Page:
There they are, in their studio, covered by aprons and welding jackets, welding masks, welder’s goggles and earmuffs, bending over steel.
Particles of dust and sparks of light everywhere. The cold, hard, raw and rigid material is being transformed into a form, a sculpture. When ready it’s not just a sculpture hanging on the wall.
It comes towards you, supported by the ever-changing play of shadow and light.
Here they are creating, thinking, discussing, adjusting, cursing, sawing, laughing, welding and wondering. Their sense of humour is ever-present.
Small pieces of steel get connected to become a story, a figure, a sculpture, a portrait. Sometimes commissioned, sometimes free form.
For them, every work is a new opportunity to rediscover the material, to find new techniques and different angles. Always exploring new possibilities, based on not knowing, never playing safe.
Ien Sluyters (1973) and Marjon Deul (1966) are artist duo Mainkunstenaars. Both educated at the Art Academy in Arendonk (Belgium). During their education they learned that there is power in their collaboration and partnership. They discovered the power of the pair. They create sculptures (of steel or clay) and assembled art. Their work is displayed in several galleries.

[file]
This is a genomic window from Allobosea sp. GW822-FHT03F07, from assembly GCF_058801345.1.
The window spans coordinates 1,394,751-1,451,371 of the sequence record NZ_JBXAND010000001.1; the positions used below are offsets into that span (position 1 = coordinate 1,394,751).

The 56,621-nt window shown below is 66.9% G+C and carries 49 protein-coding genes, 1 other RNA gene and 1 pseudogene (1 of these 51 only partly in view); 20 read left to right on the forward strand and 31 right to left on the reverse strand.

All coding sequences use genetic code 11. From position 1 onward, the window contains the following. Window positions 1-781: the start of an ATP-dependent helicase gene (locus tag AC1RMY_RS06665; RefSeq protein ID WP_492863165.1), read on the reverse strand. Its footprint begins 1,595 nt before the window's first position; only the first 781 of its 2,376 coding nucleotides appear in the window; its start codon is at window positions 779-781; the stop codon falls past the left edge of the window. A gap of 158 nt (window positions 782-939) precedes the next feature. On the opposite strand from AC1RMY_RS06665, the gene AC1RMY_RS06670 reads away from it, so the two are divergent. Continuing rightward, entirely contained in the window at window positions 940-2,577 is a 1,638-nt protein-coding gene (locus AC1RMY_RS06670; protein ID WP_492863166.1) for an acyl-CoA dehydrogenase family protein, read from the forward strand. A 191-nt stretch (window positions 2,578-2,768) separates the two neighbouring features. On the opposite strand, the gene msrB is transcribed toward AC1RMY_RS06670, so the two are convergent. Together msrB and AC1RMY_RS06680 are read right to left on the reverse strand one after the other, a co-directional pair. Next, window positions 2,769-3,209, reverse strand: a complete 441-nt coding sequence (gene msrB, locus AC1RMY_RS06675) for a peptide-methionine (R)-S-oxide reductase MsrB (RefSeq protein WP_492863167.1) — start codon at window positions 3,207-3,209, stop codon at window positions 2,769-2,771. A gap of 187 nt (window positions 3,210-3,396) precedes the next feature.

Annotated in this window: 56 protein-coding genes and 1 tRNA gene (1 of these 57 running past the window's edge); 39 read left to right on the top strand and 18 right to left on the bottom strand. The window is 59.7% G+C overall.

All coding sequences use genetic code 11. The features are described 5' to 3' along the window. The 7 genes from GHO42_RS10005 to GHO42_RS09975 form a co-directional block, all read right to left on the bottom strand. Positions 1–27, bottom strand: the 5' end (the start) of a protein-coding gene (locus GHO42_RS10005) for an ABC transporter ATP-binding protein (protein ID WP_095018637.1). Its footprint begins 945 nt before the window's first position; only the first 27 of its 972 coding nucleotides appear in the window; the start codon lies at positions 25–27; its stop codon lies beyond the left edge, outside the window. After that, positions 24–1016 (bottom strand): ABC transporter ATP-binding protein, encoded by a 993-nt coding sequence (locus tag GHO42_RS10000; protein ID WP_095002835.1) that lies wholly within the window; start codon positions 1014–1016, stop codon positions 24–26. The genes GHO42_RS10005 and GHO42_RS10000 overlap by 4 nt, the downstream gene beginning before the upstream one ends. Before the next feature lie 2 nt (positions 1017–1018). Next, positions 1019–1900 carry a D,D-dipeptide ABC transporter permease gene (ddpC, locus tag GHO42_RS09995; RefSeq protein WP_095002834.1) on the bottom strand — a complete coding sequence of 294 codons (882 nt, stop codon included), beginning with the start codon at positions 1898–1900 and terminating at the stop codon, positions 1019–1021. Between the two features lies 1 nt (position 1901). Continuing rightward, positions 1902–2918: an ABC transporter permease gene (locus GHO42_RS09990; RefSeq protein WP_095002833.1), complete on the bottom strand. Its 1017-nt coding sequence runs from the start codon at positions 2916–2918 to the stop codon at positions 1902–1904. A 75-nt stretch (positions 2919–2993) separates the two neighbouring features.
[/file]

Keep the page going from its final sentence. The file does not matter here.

Commissioned by Airco Caravan, they created a little statue of Martin Luther King. This statue was presented to different organisations and people who have put slavery firmly on the international agenda.
At this moment, the statue can be viewed in the National Civil Rights Museum at Lorraine Motel (where King was murdered), the Studio Museum Harlem and the Nobel Museum Stockholm. In Amsterdam there is a statue at the Mauritshuis, Tropenmuseum, Martin Luther King Park, Amsterdam museum, VU University and the Mayor’s Residence.
Adriaan van Dis, John Lewis, Angela Davis, Nasrdin Dchar, Jerry Afriyie, Humberto Tan and many more have received the statue of Martin Luther King.
Besides feeling honoured and appreciated being asked to create this statue, it’s an expression of their social and cultural involvement. It shows how much it’s entangled in their life and work and it goes beyond their niche and clients.